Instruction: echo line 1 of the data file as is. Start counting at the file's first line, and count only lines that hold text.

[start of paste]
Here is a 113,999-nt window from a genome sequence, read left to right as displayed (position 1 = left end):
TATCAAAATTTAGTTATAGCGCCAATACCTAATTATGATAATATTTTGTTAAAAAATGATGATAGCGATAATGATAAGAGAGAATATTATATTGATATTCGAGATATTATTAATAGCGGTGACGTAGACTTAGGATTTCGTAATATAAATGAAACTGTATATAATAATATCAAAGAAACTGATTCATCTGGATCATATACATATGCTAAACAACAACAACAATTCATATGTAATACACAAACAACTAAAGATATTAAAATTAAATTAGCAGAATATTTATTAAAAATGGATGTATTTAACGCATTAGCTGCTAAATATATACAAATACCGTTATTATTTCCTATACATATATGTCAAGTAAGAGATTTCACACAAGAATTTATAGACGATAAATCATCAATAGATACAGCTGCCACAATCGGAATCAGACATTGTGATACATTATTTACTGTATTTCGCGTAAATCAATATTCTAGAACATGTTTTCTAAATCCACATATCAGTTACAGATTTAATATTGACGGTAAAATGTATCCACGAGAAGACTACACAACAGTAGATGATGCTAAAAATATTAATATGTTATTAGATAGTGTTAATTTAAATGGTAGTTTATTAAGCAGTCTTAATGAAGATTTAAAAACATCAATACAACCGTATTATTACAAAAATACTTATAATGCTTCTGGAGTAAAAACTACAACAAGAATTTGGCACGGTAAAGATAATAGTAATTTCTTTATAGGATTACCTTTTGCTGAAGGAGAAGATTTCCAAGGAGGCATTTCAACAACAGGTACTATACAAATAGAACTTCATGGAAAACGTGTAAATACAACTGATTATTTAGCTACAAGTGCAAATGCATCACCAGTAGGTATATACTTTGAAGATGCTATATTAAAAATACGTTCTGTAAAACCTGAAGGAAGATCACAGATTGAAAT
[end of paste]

Here is a 113,999-nt window from a genome sequence, read left to right as displayed (position 1 = left end):